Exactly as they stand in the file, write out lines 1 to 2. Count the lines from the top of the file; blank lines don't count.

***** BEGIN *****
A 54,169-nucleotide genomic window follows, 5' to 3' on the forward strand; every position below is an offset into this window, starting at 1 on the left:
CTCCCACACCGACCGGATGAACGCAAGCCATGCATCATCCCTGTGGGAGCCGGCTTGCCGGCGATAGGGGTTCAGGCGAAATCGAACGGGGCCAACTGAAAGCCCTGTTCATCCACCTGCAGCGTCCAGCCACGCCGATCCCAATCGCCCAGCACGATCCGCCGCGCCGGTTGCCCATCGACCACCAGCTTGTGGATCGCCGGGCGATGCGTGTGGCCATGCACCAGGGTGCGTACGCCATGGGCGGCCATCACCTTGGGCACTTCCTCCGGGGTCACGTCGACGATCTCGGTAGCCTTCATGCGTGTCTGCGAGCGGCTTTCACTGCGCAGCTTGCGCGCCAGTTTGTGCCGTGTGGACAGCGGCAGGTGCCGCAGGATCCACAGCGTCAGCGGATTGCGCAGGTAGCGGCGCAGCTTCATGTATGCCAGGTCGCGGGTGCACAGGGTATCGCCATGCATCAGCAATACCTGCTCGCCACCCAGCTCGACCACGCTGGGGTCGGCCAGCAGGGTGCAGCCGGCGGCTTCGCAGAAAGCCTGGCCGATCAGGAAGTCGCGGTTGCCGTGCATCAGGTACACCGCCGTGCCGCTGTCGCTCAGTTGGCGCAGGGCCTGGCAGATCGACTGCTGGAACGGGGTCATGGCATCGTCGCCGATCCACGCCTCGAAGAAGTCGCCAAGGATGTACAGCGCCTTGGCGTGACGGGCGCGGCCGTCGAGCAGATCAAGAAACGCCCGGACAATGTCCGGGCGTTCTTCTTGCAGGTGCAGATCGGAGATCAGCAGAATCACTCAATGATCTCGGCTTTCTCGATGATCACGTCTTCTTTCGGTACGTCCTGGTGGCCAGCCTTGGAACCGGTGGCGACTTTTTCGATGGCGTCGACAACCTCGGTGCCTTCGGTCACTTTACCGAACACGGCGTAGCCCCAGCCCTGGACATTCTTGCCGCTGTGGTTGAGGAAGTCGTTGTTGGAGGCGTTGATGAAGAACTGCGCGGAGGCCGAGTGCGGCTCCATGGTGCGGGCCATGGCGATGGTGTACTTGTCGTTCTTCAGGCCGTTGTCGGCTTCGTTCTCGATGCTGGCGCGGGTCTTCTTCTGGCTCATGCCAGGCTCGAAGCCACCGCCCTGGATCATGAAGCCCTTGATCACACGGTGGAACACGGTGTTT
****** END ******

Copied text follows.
A 54,169-nucleotide genomic window follows, 5' to 3' on the forward strand; every position below is an offset into this window, starting at 1 on the left:
CTCCCACACCGACCGGATGAACGCAAGCCATGCATCATCCCTGTGGGAGCCGGCTTGCCGGCGATAGGGGTTCAGGCGAAATCGAACGGGGCCAACTGAAAGCCCTGTTCATCCACCTGCAGCGTCCAGCCACGCCGATCCCAATCGCCCAGCACGATCCGCCGCGCCGGTTGCCCATCGACCACCAGCTTGTGGATCGCCGGGCGATGCGTGTGGCCATGCACCAGGGTGCGTACGCCATGGGCGGCCATCACCTTGGGCACTTCCTCCGGGGTCACGTCGACGATCTCGGTAGCCTTCATGCGTGTCTGCGAGCGGCTTTCACTGCGCAGCTTGCGCGCCAGTTTGTGCCGTGTGGACAGCGGCAGGTGCCGCAGGATCCACAGCGTCAGCGGATTGCGCAGGTAGCGGCGCAGCTTCATGTATGCCAGGTCGCGGGTGCACAGGGTATCGCCATGCATCAGCAATACCTGCTCGCCACCCAGCTCGACCACGCTGGGGTCGGCCAGCAGGGTGCAGCCGGCGGCTTCGCAGAAAGCCTGGCCGATCAGGAAGTCGCGGTTGCCGTGCATCAGGTACACCGCCGTGCCGCTGTCGCTCAGTTGGCGCAGGGCCTGGCAGATCGACTGCTGGAACGGGGTCATGGCATCGTCGCCGATCCACGCCTCGAAGAAGTCGCCAAGGATGTACAGCGCCTTGGCGTGACGGGCGCGGCCGTCGAGCAGATCAAGAAACGCCCGGACAATGTCCGGGCGTTCTTCTTGCAGGTGCAGATCGGAGATCAGCAGAATCACTCAATGATCTCGGCTTTCTCGATGATCACGTCTTCTTTCGGTACGTCCTGGTGGCCAGCCTTGGAACCGGTGGCGACTTTTTCGATGGCGTCGACAACCTCGGTGCCTTCGGTCACTTTACCGAACACGGCGTAGCCCCAGCCCTGGACATTCTTGCCGCTGTGGTTGAGGAAGTCGTTGTTGGAGGCGTTGATGAAGAACTGCGCGGAGGCCGAGTGCGGCTCCATGGTGCGGGCCATGGCGATGGTGTACTTGTCGTTCTTCAGGCCGTTGTCGGCTTCGTTCTCGATGCTGGCGCGGGTCTTCTTCTGGCTCATGCCAGGCTCGAAGCCACCGCCCTGGATCATGAAGCCCTTGATCACACGGTGGAACACGGTGTTT